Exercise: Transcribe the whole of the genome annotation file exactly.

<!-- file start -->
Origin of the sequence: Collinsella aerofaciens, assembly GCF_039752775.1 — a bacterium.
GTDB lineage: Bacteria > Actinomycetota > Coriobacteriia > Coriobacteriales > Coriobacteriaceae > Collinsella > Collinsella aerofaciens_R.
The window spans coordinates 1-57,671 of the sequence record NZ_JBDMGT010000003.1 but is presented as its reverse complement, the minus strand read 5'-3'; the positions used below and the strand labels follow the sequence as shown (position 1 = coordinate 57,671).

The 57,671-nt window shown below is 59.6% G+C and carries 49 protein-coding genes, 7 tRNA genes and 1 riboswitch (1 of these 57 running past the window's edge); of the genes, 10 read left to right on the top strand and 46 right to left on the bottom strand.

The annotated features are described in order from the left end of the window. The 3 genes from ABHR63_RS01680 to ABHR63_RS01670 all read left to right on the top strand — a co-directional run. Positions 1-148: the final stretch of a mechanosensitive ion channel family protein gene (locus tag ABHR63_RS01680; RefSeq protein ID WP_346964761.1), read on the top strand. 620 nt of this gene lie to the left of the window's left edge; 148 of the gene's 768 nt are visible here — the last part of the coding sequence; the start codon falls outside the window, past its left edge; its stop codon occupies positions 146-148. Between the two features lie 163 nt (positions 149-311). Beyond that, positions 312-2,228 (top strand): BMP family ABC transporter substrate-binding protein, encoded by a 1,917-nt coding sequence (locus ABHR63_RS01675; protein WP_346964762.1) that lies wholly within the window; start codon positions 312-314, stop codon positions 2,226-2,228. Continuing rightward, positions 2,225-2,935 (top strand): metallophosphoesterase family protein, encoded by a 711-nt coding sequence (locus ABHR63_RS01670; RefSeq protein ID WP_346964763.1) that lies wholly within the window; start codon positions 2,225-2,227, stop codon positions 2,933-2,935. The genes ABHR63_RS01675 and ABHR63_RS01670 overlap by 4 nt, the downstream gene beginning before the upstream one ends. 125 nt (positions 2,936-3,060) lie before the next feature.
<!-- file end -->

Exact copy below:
Origin of the sequence: Collinsella aerofaciens, assembly GCF_039752775.1 — a bacterium.
GTDB lineage: Bacteria > Actinomycetota > Coriobacteriia > Coriobacteriales > Coriobacteriaceae > Collinsella > Collinsella aerofaciens_R.
The window spans coordinates 1-57,671 of the sequence record NZ_JBDMGT010000003.1 but is presented as its reverse complement, the minus strand read 5'-3'; the positions used below and the strand labels follow the sequence as shown (position 1 = coordinate 57,671).

The 57,671-nt window shown below is 59.6% G+C and carries 49 protein-coding genes, 7 tRNA genes and 1 riboswitch (1 of these 57 running past the window's edge); of the genes, 10 read left to right on the top strand and 46 right to left on the bottom strand.

The annotated features are described in order from the left end of the window. The 3 genes from ABHR63_RS01680 to ABHR63_RS01670 all read left to right on the top strand — a co-directional run. Positions 1-148: the final stretch of a mechanosensitive ion channel family protein gene (locus tag ABHR63_RS01680; RefSeq protein ID WP_346964761.1), read on the top strand. 620 nt of this gene lie to the left of the window's left edge; 148 of the gene's 768 nt are visible here — the last part of the coding sequence; the start codon falls outside the window, past its left edge; its stop codon occupies positions 146-148. Between the two features lie 163 nt (positions 149-311). Beyond that, positions 312-2,228 (top strand): BMP family ABC transporter substrate-binding protein, encoded by a 1,917-nt coding sequence (locus ABHR63_RS01675; protein WP_346964762.1) that lies wholly within the window; start codon positions 312-314, stop codon positions 2,226-2,228. Continuing rightward, positions 2,225-2,935 (top strand): metallophosphoesterase family protein, encoded by a 711-nt coding sequence (locus ABHR63_RS01670; RefSeq protein ID WP_346964763.1) that lies wholly within the window; start codon positions 2,225-2,227, stop codon positions 2,933-2,935. The genes ABHR63_RS01675 and ABHR63_RS01670 overlap by 4 nt, the downstream gene beginning before the upstream one ends. 125 nt (positions 2,936-3,060) lie before the next feature.